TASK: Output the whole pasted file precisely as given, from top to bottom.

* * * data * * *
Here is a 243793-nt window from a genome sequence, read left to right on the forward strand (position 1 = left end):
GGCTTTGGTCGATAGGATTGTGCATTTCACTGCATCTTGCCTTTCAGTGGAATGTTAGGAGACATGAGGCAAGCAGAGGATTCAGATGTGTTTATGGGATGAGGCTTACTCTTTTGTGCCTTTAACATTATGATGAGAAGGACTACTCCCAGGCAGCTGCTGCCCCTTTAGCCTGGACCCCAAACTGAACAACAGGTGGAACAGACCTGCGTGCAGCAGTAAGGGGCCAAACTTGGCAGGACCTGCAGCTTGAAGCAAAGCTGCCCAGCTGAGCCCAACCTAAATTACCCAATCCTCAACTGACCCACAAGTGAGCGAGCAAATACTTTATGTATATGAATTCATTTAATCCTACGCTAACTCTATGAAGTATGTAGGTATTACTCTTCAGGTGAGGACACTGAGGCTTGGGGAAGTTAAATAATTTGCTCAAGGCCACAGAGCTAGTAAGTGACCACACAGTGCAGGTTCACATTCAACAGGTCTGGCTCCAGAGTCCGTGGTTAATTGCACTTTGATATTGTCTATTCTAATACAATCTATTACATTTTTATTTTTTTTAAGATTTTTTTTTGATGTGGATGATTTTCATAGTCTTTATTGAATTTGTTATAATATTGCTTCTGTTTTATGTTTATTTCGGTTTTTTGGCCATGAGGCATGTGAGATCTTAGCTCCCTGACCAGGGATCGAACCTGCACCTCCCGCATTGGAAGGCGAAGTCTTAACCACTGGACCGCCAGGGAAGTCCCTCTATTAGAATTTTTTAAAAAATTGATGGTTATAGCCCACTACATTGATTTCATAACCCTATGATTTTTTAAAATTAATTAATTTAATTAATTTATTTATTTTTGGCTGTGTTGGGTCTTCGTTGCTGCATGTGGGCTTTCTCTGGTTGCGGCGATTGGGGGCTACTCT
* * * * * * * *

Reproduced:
Here is a 243793-nt window from a genome sequence, read left to right on the forward strand (position 1 = left end):
GGCTTTGGTCGATAGGATTGTGCATTTCACTGCATCTTGCCTTTCAGTGGAATGTTAGGAGACATGAGGCAAGCAGAGGATTCAGATGTGTTTATGGGATGAGGCTTACTCTTTTGTGCCTTTAACATTATGATGAGAAGGACTACTCCCAGGCAGCTGCTGCCCCTTTAGCCTGGACCCCAAACTGAACAACAGGTGGAACAGACCTGCGTGCAGCAGTAAGGGGCCAAACTTGGCAGGACCTGCAGCTTGAAGCAAAGCTGCCCAGCTGAGCCCAACCTAAATTACCCAATCCTCAACTGACCCACAAGTGAGCGAGCAAATACTTTATGTATATGAATTCATTTAATCCTACGCTAACTCTATGAAGTATGTAGGTATTACTCTTCAGGTGAGGACACTGAGGCTTGGGGAAGTTAAATAATTTGCTCAAGGCCACAGAGCTAGTAAGTGACCACACAGTGCAGGTTCACATTCAACAGGTCTGGCTCCAGAGTCCGTGGTTAATTGCACTTTGATATTGTCTATTCTAATACAATCTATTACATTTTTATTTTTTTTAAGATTTTTTTTTGATGTGGATGATTTTCATAGTCTTTATTGAATTTGTTATAATATTGCTTCTGTTTTATGTTTATTTCGGTTTTTTGGCCATGAGGCATGTGAGATCTTAGCTCCCTGACCAGGGATCGAACCTGCACCTCCCGCATTGGAAGGCGAAGTCTTAACCACTGGACCGCCAGGGAAGTCCCTCTATTAGAATTTTTTAAAAAATTGATGGTTATAGCCCACTACATTGATTTCATAACCCTATGATTTTTTAAAATTAATTAATTTAATTAATTTATTTATTTTTGGCTGTGTTGGGTCTTCGTTGCTGCATGTGGGCTTTCTCTGGTTGCGGCGATTGGGGGCTACTCT